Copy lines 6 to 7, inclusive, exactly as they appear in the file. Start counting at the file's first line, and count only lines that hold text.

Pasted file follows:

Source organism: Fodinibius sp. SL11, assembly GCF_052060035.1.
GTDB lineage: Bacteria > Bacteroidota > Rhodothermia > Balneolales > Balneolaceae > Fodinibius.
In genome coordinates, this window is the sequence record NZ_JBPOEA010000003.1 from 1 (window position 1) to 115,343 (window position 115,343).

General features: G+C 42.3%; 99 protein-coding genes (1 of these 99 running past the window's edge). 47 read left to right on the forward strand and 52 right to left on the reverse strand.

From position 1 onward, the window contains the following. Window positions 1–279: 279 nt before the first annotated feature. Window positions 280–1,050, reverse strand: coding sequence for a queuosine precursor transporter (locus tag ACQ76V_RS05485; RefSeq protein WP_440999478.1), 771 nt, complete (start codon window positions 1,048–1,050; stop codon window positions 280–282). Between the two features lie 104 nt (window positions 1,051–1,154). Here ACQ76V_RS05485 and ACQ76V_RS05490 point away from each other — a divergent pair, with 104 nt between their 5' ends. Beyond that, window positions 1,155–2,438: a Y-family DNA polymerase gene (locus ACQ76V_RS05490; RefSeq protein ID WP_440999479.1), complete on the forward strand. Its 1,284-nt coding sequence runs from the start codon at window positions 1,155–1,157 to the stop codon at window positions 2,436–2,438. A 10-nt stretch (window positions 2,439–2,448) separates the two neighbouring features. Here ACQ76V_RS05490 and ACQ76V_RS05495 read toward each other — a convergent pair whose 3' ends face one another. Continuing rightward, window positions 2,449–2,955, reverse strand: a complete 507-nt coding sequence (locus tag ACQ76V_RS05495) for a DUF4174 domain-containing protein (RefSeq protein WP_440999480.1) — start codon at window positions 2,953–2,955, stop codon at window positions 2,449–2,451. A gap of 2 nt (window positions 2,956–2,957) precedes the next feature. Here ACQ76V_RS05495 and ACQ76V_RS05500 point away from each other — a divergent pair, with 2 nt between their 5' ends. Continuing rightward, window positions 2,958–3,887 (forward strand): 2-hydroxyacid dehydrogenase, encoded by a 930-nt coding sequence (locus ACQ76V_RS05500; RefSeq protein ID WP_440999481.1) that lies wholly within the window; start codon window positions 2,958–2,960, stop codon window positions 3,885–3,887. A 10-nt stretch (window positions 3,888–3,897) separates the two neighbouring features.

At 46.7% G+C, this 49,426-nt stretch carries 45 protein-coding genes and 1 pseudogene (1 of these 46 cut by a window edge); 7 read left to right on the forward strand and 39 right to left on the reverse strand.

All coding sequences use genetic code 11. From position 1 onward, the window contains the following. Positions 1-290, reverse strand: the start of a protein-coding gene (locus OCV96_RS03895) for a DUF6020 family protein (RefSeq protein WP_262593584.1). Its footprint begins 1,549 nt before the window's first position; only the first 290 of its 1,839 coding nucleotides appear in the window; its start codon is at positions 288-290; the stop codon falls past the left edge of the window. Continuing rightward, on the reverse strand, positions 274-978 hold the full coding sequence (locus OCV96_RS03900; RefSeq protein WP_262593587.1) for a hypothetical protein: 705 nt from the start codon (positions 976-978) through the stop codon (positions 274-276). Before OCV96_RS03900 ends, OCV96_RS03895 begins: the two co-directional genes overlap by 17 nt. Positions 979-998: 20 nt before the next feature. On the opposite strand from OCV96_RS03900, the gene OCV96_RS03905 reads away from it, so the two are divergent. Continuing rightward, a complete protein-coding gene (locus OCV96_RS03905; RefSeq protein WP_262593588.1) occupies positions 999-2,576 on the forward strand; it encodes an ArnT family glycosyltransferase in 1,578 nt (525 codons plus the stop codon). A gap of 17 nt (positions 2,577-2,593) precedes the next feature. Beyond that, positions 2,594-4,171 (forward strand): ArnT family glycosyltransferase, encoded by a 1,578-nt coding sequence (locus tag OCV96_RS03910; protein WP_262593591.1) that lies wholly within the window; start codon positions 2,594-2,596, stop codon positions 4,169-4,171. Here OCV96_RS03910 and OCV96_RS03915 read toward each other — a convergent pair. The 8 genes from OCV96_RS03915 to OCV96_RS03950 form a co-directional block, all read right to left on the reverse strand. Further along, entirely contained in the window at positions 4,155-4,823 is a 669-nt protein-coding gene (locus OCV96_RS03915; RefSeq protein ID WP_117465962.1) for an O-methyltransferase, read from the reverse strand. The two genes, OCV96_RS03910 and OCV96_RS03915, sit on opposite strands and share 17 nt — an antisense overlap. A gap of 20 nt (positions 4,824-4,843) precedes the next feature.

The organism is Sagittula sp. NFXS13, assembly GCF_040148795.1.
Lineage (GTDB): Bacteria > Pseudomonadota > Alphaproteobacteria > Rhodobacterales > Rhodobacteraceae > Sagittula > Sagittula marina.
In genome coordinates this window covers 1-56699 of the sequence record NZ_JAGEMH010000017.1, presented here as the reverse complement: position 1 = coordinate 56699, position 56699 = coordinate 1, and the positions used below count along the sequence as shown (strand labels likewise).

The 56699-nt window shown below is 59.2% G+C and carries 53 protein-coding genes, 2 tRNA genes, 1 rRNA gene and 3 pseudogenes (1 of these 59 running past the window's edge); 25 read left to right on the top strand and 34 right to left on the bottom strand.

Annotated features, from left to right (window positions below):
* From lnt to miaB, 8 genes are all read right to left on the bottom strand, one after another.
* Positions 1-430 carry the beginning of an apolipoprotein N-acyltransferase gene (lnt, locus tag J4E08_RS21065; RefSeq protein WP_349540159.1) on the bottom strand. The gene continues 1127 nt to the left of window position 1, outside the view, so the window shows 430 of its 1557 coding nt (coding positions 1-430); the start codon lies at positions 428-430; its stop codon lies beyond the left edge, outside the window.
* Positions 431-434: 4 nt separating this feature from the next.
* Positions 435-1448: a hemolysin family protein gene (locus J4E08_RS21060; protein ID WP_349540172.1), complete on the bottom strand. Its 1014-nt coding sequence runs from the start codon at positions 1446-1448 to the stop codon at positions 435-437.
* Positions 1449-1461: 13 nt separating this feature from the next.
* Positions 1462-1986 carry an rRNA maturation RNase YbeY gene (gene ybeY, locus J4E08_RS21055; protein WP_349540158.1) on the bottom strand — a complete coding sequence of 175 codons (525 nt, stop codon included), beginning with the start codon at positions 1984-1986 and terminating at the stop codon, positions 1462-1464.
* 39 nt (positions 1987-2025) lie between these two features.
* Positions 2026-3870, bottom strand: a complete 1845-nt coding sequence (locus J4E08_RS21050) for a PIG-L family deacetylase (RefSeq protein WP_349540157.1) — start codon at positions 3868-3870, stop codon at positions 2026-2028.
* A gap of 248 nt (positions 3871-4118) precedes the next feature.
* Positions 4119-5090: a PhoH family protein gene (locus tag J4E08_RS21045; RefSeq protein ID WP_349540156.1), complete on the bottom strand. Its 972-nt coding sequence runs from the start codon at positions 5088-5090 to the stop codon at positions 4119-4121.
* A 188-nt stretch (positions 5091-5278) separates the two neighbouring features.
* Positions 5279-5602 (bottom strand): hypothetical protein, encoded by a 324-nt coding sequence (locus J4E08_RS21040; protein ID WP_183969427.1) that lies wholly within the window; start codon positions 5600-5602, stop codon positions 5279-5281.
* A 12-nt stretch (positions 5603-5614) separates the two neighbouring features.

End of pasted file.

At 46.7% G+C, this 49,426-nt stretch carries 45 protein-coding genes and 1 pseudogene (1 of these 46 cut by a window edge); 7 read left to right on the forward strand and 39 right to left on the reverse strand.

All coding sequences use genetic code 11. From position 1 onward, the window contains the following. Positions 1-290, reverse strand: the start of a protein-coding gene (locus OCV96_RS03895) for a DUF6020 family protein (RefSeq protein WP_262593584.1). Its footprint begins 1,549 nt before the window's first position; only the first 290 of its 1,839 coding nucleotides appear in the window; its start codon is at positions 288-290; the stop codon falls past the left edge of the window. Continuing rightward, on the reverse strand, positions 274-978 hold the full coding sequence (locus OCV96_RS03900; RefSeq protein WP_262593587.1) for a hypothetical protein: 705 nt from the start codon (positions 976-978) through the stop codon (positions 274-276). Before OCV96_RS03900 ends, OCV96_RS03895 begins: the two co-directional genes overlap by 17 nt. Positions 979-998: 20 nt before the next feature. On the opposite strand from OCV96_RS03900, the gene OCV96_RS03905 reads away from it, so the two are divergent. Continuing rightward, a complete protein-coding gene (locus OCV96_RS03905; RefSeq protein WP_262593588.1) occupies positions 999-2,576 on the forward strand; it encodes an ArnT family glycosyltransferase in 1,578 nt (525 codons plus the stop codon). A gap of 17 nt (positions 2,577-2,593) precedes the next feature. Beyond that, positions 2,594-4,171 (forward strand): ArnT family glycosyltransferase, encoded by a 1,578-nt coding sequence (locus tag OCV96_RS03910; protein WP_262593591.1) that lies wholly within the window; start codon positions 2,594-2,596, stop codon positions 4,169-4,171. Here OCV96_RS03910 and OCV96_RS03915 read toward each other — a convergent pair. The 8 genes from OCV96_RS03915 to OCV96_RS03950 form a co-directional block, all read right to left on the reverse strand. Further along, entirely contained in the window at positions 4,155-4,823 is a 669-nt protein-coding gene (locus OCV96_RS03915; RefSeq protein ID WP_117465962.1) for an O-methyltransferase, read from the reverse strand. The two genes, OCV96_RS03910 and OCV96_RS03915, sit on opposite strands and share 17 nt — an antisense overlap. A gap of 20 nt (positions 4,824-4,843) precedes the next feature.